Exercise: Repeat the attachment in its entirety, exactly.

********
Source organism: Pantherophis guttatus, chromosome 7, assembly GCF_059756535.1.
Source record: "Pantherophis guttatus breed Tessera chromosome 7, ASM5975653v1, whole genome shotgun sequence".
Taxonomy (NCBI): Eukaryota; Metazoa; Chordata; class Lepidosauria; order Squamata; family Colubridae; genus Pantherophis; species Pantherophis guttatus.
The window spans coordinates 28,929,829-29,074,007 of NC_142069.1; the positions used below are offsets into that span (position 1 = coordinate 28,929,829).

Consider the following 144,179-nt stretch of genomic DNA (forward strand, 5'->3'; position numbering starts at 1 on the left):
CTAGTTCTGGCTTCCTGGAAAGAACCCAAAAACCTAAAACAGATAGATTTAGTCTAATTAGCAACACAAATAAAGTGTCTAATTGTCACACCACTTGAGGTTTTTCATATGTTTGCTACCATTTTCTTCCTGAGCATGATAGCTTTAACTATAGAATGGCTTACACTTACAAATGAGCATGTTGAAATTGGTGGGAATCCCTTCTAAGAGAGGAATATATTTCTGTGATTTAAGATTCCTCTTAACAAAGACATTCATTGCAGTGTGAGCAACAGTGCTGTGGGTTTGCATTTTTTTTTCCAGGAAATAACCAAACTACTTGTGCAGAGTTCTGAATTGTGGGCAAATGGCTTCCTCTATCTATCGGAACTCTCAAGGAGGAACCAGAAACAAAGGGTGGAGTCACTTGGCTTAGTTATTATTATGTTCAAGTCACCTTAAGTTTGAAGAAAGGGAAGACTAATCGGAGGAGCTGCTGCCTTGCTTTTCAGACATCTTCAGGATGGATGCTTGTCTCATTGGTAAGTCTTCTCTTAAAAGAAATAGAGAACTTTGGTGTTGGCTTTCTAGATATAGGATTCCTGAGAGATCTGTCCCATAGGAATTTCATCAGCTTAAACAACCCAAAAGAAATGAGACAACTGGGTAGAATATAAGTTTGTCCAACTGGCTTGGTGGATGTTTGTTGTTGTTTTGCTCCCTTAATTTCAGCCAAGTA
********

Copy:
Source organism: Pantherophis guttatus, chromosome 7, assembly GCF_059756535.1.
Source record: "Pantherophis guttatus breed Tessera chromosome 7, ASM5975653v1, whole genome shotgun sequence".
Taxonomy (NCBI): Eukaryota; Metazoa; Chordata; class Lepidosauria; order Squamata; family Colubridae; genus Pantherophis; species Pantherophis guttatus.
The window spans coordinates 28,929,829-29,074,007 of NC_142069.1; the positions used below are offsets into that span (position 1 = coordinate 28,929,829).

Consider the following 144,179-nt stretch of genomic DNA (forward strand, 5'->3'; position numbering starts at 1 on the left):
CTAGTTCTGGCTTCCTGGAAAGAACCCAAAAACCTAAAACAGATAGATTTAGTCTAATTAGCAACACAAATAAAGTGTCTAATTGTCACACCACTTGAGGTTTTTCATATGTTTGCTACCATTTTCTTCCTGAGCATGATAGCTTTAACTATAGAATGGCTTACACTTACAAATGAGCATGTTGAAATTGGTGGGAATCCCTTCTAAGAGAGGAATATATTTCTGTGATTTAAGATTCCTCTTAACAAAGACATTCATTGCAGTGTGAGCAACAGTGCTGTGGGTTTGCATTTTTTTTTCCAGGAAATAACCAAACTACTTGTGCAGAGTTCTGAATTGTGGGCAAATGGCTTCCTCTATCTATCGGAACTCTCAAGGAGGAACCAGAAACAAAGGGTGGAGTCACTTGGCTTAGTTATTATTATGTTCAAGTCACCTTAAGTTTGAAGAAAGGGAAGACTAATCGGAGGAGCTGCTGCCTTGCTTTTCAGACATCTTCAGGATGGATGCTTGTCTCATTGGTAAGTCTTCTCTTAAAAGAAATAGAGAACTTTGGTGTTGGCTTTCTAGATATAGGATTCCTGAGAGATCTGTCCCATAGGAATTTCATCAGCTTAAACAACCCAAAAGAAATGAGACAACTGGGTAGAATATAAGTTTGTCCAACTGGCTTGGTGGATGTTTGTTGTTGTTTTGCTCCCTTAATTTCAGCCAAGTA